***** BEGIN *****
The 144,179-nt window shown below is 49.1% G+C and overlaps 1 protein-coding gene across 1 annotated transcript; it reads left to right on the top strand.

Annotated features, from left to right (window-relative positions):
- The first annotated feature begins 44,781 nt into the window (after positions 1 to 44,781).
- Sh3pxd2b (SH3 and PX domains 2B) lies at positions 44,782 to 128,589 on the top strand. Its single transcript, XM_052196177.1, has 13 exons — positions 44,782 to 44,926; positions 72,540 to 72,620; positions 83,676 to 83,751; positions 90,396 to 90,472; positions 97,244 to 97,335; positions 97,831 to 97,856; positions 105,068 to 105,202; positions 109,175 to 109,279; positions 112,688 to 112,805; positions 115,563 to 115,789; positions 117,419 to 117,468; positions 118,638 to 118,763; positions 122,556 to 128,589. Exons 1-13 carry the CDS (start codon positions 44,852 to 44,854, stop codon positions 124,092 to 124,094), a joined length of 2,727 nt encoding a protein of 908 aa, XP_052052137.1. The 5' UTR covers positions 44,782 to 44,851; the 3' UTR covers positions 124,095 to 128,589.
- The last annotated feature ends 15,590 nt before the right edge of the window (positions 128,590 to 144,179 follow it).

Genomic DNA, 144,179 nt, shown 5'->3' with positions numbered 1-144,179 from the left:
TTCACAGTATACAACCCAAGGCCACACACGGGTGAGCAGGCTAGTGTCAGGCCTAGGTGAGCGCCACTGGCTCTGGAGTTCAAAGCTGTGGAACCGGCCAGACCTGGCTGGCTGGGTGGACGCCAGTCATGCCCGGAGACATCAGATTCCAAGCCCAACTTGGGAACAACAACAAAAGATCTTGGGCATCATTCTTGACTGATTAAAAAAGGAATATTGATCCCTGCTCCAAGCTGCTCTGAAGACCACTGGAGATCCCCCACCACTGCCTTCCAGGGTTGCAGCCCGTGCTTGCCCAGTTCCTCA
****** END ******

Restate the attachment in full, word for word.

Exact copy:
The 144,179-nt window shown below is 49.1% G+C and overlaps 1 protein-coding gene across 1 annotated transcript; it reads left to right on the top strand.

Annotated features, from left to right (window-relative positions):
- The first annotated feature begins 44,781 nt into the window (after positions 1 to 44,781).
- Sh3pxd2b (SH3 and PX domains 2B) lies at positions 44,782 to 128,589 on the top strand. Its single transcript, XM_052196177.1, has 13 exons — positions 44,782 to 44,926; positions 72,540 to 72,620; positions 83,676 to 83,751; positions 90,396 to 90,472; positions 97,244 to 97,335; positions 97,831 to 97,856; positions 105,068 to 105,202; positions 109,175 to 109,279; positions 112,688 to 112,805; positions 115,563 to 115,789; positions 117,419 to 117,468; positions 118,638 to 118,763; positions 122,556 to 128,589. Exons 1-13 carry the CDS (start codon positions 44,852 to 44,854, stop codon positions 124,092 to 124,094), a joined length of 2,727 nt encoding a protein of 908 aa, XP_052052137.1. The 5' UTR covers positions 44,782 to 44,851; the 3' UTR covers positions 124,095 to 128,589.
- The last annotated feature ends 15,590 nt before the right edge of the window (positions 128,590 to 144,179 follow it).

Genomic DNA, 144,179 nt, shown 5'->3' with positions numbered 1-144,179 from the left:
TTCACAGTATACAACCCAAGGCCACACACGGGTGAGCAGGCTAGTGTCAGGCCTAGGTGAGCGCCACTGGCTCTGGAGTTCAAAGCTGTGGAACCGGCCAGACCTGGCTGGCTGGGTGGACGCCAGTCATGCCCGGAGACATCAGATTCCAAGCCCAACTTGGGAACAACAACAAAAGATCTTGGGCATCATTCTTGACTGATTAAAAAAGGAATATTGATCCCTGCTCCAAGCTGCTCTGAAGACCACTGGAGATCCCCCACCACTGCCTTCCAGGGTTGCAGCCCGTGCTTGCCCAGTTCCTCA